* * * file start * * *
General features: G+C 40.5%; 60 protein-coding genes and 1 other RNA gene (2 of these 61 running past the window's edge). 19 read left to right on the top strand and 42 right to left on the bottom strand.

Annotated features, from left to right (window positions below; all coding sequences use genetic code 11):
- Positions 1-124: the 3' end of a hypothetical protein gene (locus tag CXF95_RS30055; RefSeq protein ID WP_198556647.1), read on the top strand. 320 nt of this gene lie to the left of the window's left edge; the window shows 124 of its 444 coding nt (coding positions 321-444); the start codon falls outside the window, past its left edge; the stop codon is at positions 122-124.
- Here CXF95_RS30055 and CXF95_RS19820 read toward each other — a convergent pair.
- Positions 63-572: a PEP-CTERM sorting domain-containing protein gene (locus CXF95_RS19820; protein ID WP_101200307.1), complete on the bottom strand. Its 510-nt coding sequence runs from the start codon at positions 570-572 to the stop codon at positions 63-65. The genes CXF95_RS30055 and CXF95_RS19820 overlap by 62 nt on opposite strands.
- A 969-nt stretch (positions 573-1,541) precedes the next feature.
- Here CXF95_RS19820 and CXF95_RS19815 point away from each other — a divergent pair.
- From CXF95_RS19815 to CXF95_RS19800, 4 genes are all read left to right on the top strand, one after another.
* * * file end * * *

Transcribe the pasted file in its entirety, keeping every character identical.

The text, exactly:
General features: G+C 40.5%; 60 protein-coding genes and 1 other RNA gene (2 of these 61 running past the window's edge). 19 read left to right on the top strand and 42 right to left on the bottom strand.

Annotated features, from left to right (window positions below; all coding sequences use genetic code 11):
- Positions 1-124: the 3' end of a hypothetical protein gene (locus tag CXF95_RS30055; RefSeq protein ID WP_198556647.1), read on the top strand. 320 nt of this gene lie to the left of the window's left edge; the window shows 124 of its 444 coding nt (coding positions 321-444); the start codon falls outside the window, past its left edge; the stop codon is at positions 122-124.
- Here CXF95_RS30055 and CXF95_RS19820 read toward each other — a convergent pair.
- Positions 63-572: a PEP-CTERM sorting domain-containing protein gene (locus CXF95_RS19820; protein ID WP_101200307.1), complete on the bottom strand. Its 510-nt coding sequence runs from the start codon at positions 570-572 to the stop codon at positions 63-65. The genes CXF95_RS30055 and CXF95_RS19820 overlap by 62 nt on opposite strands.
- A 969-nt stretch (positions 573-1,541) precedes the next feature.
- Here CXF95_RS19820 and CXF95_RS19815 point away from each other — a divergent pair.
- From CXF95_RS19815 to CXF95_RS19800, 4 genes are all read left to right on the top strand, one after another.